Hi. My name's Carol, and I love food. No, you don't understand. I love food. If I were on the Titanic, I'd be in the galley (kitchen) eating up the chocolate pudding and the roasted quail. I go to most events, activities and parties just for the food. The company and the conversation are secondary. Here, I'll try to document everything that goes into my mouth. Aren't we excited? Oh, hey, are you gonna eat that?
Sunday, July 18, 2010
Classic Yellow Cake w/Hershey Bar Milk Chocolate Frosting
As I watched my friend take off with her precious cherry cake the other day, I already connived in my head to gear up for another cake-baking session on the weekend, but for my precious family. My husband has been especially patient as he watched cake after cake go out the door without his name on it.
If I was really a good wife, I'd finally bake him that marble pound cake his mom used to. But I'm saving that for his birthday (shh! don't tell). This classic yellow cake with milk chocolate frosting really hit the spot, considering I have my period and when you have your period before menopause all you crave is sugar, preferably in cake form, and it's one of my family's favorite all-time cakes.
There's something dreamy and golden, for me anyway, about alternating flour/baking powder/salt with milk into the butter/sugar/egg mixture. Your adrenaline's pumping, because you need to do all this in one smooth stroke without pausing or taking too long -- lest the batter turn into hockey pucks at the end -- and you get to watch eggs, sugar, vanilla, flour and milk turn into creamy, luscious cake batter, from raw translucent gritty pieces into an amalgamated whole. Magic. But then I dream about the beauty of mixing batter with fresh raspberries the way people dream about flying over the ocean on Mars.
An aspect of this recipe from the mocha me food blog I really thought was efficiently pragmatic was the use of Hershey bars in the frosting. It made me think of other variations for the future, like maybe using Dove bars (my favorite). I must say, when I bought the four regular bars of our family's favorite chocolate (personally I find it smells like vomit), I got carried away with buying additional jumbo bars for my husband and our son just for snacking on alone.
If there's one thing I still need to master--not that I'm a master baker yet or anything--is the frosting. For some reason, I screw it up one way or another, whether I'm rushing the powdered sugar and forget to sift, or not mix the butter into the powdered sugar enough so there are still slabs of it running through the frosting, or making up ratios after I added too much powdered sugar or milk or accidentally added cream. This time, all went well, because the recipe had me beating the butter, an initial 1 cup of the powdered sugar (1 pound/1 regular box of powdered sugar=about 3 3/4ths cups), vanilla and milk for a minute before adding more sugar. The one minute of beating really incorporated all traces of butter. I also remembered to leave the milk out for room temperature, less likely to seize up.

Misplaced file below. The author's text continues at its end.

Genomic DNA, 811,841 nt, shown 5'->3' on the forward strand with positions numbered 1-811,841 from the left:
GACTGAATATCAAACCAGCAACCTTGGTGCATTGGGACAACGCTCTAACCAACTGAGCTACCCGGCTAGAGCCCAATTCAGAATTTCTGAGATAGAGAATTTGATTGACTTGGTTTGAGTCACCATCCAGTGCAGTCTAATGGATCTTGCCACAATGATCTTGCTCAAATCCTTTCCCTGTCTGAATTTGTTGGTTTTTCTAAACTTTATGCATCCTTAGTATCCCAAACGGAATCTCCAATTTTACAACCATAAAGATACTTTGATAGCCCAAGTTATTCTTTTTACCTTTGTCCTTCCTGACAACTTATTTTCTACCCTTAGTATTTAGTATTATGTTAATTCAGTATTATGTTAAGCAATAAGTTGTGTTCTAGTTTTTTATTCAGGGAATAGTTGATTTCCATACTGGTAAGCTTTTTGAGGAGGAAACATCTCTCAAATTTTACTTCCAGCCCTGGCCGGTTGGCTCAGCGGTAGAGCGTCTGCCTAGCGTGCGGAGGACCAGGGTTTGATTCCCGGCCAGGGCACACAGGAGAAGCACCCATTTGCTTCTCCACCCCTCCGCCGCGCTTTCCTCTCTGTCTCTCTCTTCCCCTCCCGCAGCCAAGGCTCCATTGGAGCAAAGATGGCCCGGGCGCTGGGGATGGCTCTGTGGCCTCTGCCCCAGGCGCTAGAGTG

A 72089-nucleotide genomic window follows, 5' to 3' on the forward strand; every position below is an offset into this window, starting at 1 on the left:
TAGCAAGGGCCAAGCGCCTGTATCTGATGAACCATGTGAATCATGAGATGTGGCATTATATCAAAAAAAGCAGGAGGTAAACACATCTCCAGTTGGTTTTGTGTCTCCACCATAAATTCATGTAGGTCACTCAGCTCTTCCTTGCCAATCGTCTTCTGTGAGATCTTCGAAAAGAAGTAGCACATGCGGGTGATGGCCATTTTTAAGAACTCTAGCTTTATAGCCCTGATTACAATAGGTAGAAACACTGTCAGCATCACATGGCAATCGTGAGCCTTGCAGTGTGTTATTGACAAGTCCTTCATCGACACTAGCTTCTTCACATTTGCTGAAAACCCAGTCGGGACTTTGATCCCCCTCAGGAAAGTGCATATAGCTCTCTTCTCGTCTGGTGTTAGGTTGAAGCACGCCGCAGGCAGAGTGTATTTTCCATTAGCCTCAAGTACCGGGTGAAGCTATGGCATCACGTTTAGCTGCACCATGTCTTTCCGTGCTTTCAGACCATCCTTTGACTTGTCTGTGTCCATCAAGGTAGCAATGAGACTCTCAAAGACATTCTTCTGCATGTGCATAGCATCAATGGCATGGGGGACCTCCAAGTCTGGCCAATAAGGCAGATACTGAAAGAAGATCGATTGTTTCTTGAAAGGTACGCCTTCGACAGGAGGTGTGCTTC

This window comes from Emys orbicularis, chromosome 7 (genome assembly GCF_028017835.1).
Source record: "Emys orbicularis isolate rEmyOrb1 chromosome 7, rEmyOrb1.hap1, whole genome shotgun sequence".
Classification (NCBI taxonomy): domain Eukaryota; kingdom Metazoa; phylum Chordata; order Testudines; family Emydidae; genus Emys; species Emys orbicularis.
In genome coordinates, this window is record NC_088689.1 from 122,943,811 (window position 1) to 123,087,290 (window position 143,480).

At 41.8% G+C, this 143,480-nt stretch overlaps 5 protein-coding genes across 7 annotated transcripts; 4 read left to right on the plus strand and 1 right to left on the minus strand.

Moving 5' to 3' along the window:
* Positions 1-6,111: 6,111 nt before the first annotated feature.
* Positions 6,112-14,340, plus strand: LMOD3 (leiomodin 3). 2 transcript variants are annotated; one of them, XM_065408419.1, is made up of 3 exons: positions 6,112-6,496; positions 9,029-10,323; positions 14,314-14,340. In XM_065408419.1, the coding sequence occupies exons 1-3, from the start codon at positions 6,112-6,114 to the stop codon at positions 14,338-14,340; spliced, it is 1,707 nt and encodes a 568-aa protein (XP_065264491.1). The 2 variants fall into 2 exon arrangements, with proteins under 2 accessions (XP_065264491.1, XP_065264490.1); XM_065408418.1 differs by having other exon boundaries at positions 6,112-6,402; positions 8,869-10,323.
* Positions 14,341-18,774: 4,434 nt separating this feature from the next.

Instead of putting the chocolate pieces directly in a saucepan, I learned from cooking shows to slowly melt the chocolate in a glass bowl over a simmering saucepan of water, so as not to burn the chocolate.
The cakes themselves turned out of their pans cleanly. Well, except for one cake was bulging slightly over the pan a little, which made for frosting the double layers a little lopsided. I really enjoyed myself though, eating almost as much frosting off the knife and spatula as I laid thickly on the cake. I remembered my husband's request that I put on the frosting at least an inch thick. I really slathered it on, using up every last bit of frosting.
When I turned the cakes out of their pans, I used a method I read about in my favorite cook book from Betty Crocker (I've had that cook book since I was single) yesterday. I put a dish towel over a rack, placed it--towel side up--over the cake resting on another rack and flipped. Then, flipped back. Effortless.
When it came time to frost, I put pieces of parchment paper over the sides of my cake stand, and went to town. I almost forgot Ina Garten's method as I just slashed away. By the time I filled the top of the first cake (placed on the stand upside down), I remembered not to go down the sides yet until I put the second cake on and frosted that top. I put a huge dollop of frosting on the top, and then worked the frosting all over then down the sides.
I did worry a little about it being lopsided and toppling like some of those cakes in the Food Network's challenges. Luckily, it's gone in a covered cake stand and it's in there snug, waiting for my husband to come home from his three gigs tonight.
He's going to have a big old grin on his face.
The question is, will he and James be able to finish this cake by next Sunday, when we get ready to go on vacation out of state?
What a silly question. I'm gonna eat about half that cake in about five minutes. Gangway.